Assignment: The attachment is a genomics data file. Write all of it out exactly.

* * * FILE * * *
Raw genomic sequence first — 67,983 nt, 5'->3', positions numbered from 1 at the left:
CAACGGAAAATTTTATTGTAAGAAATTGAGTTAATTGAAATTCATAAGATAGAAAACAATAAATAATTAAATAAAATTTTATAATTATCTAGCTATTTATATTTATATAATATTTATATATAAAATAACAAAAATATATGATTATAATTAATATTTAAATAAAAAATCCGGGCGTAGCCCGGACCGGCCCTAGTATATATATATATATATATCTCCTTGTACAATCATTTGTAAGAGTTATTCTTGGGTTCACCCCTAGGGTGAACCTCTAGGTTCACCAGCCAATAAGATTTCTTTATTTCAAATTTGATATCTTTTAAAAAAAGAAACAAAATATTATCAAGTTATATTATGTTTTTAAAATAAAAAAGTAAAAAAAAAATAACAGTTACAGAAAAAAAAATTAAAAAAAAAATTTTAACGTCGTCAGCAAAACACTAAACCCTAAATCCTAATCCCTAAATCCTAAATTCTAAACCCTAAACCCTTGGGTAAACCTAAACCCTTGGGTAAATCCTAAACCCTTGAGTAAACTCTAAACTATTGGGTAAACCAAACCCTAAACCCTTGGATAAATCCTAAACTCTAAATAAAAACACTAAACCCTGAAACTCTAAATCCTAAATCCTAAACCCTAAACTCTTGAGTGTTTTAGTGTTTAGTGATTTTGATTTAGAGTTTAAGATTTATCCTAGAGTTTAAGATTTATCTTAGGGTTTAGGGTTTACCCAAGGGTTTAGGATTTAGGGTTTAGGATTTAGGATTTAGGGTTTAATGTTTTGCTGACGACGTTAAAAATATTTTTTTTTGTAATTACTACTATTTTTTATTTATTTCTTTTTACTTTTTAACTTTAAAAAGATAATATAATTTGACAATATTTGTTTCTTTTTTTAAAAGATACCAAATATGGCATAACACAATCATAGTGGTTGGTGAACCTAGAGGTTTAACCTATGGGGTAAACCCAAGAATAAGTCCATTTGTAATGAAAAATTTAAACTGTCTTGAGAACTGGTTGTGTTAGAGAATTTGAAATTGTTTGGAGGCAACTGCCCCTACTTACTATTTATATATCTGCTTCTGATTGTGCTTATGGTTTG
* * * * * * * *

Raw genomic sequence first — 67,983 nt, 5'->3', positions numbered from 1 at the left:
CAACGGAAAATTTTATTGTAAGAAATTGAGTTAATTGAAATTCATAAGATAGAAAACAATAAATAATTAAATAAAATTTTATAATTATCTAGCTATTTATATTTATATAATATTTATATATAAAATAACAAAAATATATGATTATAATTAATATTTAAATAAAAAATCCGGGCGTAGCCCGGACCGGCCCTAGTATATATATATATATATATCTCCTTGTACAATCATTTGTAAGAGTTATTCTTGGGTTCACCCCTAGGGTGAACCTCTAGGTTCACCAGCCAATAAGATTTCTTTATTTCAAATTTGATATCTTTTAAAAAAAGAAACAAAATATTATCAAGTTATATTATGTTTTTAAAATAAAAAAGTAAAAAAAAAATAACAGTTACAGAAAAAAAAATTAAAAAAAAAATTTTAACGTCGTCAGCAAAACACTAAACCCTAAATCCTAATCCCTAAATCCTAAATTCTAAACCCTAAACCCTTGGGTAAACCTAAACCCTTGGGTAAATCCTAAACCCTTGAGTAAACTCTAAACTATTGGGTAAACCAAACCCTAAACCCTTGGATAAATCCTAAACTCTAAATAAAAACACTAAACCCTGAAACTCTAAATCCTAAATCCTAAACCCTAAACTCTTGAGTGTTTTAGTGTTTAGTGATTTTGATTTAGAGTTTAAGATTTATCCTAGAGTTTAAGATTTATCTTAGGGTTTAGGGTTTACCCAAGGGTTTAGGATTTAGGGTTTAGGATTTAGGATTTAGGGTTTAATGTTTTGCTGACGACGTTAAAAATATTTTTTTTTGTAATTACTACTATTTTTTATTTATTTCTTTTTACTTTTTAACTTTAAAAAGATAATATAATTTGACAATATTTGTTTCTTTTTTTAAAAGATACCAAATATGGCATAACACAATCATAGTGGTTGGTGAACCTAGAGGTTTAACCTATGGGGTAAACCCAAGAATAAGTCCATTTGTAATGAAAAATTTAAACTGTCTTGAGAACTGGTTGTGTTAGAGAATTTGAAATTGTTTGGAGGCAACTGCCCCTACTTACTATTTATATATCTGCTTCTGATTGTGCTTATGGTTTG